the Spanish Embassy became jammed with dissidents seeking political asylum.

             It was then that CDIS believes their officer was ``doubled.'' His reports were filled
             with recommendations for giving in to Cuban government demands for the return
             of the dissidents, and warnings of an imminent raid on the embassy by elite Cuban
             troops that never took place.

             Spanish officials said Luis has since spied on Spain's military integration with
             NATO, the private lives of leading officials, and special operations units and
             electronic warfare capabilities, including a type of aircraft acquired from the United
             States that could be used against Cuba.

             According to CDIS sources, Luis came under suspicion after a series of visits to
             Miami, where he regularly contacted some companies believed to be used as
             fronts by Cuban intelligence.

             The Miami connection

             ``Miami was an important exchange and debriefing station for DI operations in
             Spain as it was considered an area where someone from Spain could travel
             regularly without generating suspicion,'' according to a source in the Spanish
             Defense Ministry. Some companies used by Cuban intelligence are believed to
             have been set up with the assistance of Spanish businessmen working for the
             Cubans, according to the CDIS, but none have been publicly identified.

             The accused spy, Jose Fernandez, helped to set up some DI fronts operating as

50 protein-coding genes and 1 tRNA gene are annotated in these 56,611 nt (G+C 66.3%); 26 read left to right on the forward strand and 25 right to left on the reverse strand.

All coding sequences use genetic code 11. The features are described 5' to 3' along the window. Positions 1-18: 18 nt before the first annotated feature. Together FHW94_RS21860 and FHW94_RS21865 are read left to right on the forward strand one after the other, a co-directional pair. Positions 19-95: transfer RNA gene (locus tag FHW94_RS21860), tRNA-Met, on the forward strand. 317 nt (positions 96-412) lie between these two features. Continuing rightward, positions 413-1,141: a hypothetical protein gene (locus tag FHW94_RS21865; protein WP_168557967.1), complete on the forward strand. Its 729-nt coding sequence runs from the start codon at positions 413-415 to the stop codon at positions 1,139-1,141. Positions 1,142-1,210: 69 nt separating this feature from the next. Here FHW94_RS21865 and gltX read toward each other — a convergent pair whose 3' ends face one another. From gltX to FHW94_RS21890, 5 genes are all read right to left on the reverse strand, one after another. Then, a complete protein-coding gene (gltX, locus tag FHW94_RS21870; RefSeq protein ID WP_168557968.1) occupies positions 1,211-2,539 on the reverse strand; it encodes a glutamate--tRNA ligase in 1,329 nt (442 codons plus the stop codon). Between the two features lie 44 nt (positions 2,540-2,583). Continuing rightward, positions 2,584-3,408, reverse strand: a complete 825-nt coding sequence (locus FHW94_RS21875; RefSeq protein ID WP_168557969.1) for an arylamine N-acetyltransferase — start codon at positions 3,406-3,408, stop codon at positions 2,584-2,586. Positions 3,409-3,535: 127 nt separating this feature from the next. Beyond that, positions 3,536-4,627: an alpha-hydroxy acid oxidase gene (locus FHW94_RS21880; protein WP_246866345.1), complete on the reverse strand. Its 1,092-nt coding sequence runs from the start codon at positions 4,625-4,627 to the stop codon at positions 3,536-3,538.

travel agencies and other commercial enterprises in Florida, Madrid, London,
             Canada, Japan, Italy and Germany, according to recent Spanish media reports.

             Court documents in the case identified one of the companies as Grupo Oasis, a
             tourism firm registered in Panama that lists its business address in Cancun, Mexico,
             and runs several beach resorts in Cuba.

             Oasis has been linked to Spain's biggest corruption scandal, involving banker
             Mario Conde, currently jailed on embezzlement and fraud charges. Sources said
             Fernandez helped Conde funnel some $2 million to Cuba.

             Cuban Tourism Minister Osmani Cienfuegos made a discreet weeklong visit last
             summer to the Spanish resort of Marbella, where he was the guest of the mayor,
             Jesus Gil, a real estate developer recently convicted on charges of embezzlement.
             Marbella city officials allege that Gil's deputies regularly carry large quantities of
             cash to Cuba in briefcases.

             The spy scandal is the worst intelligence conflict between Madrid and Havana
             since Cuban agents tried to abduct a defecting Cuban diplomat from the streets of
             Madrid in 1986. That incident drew a diplomatic protest from the Socialist
             government of Felipe Gonzales.

             CDIS officials insist that the Cuban spy ring caused no substantial or long-term
             damage to Spain and expressed confidence that the moles were caught ``at a
             relatively green state'' before gaining promotion to higher positions.

             Cuban intelligence defectors also report that the cash-strapped Cuban economy is
             inhibiting its intelligence services.

             ``The Castro brothers now demand strict accounting of all money spent. This is
             demoralizing field operatives,'' one said.


                               Copyright © 1999 The Miami Herald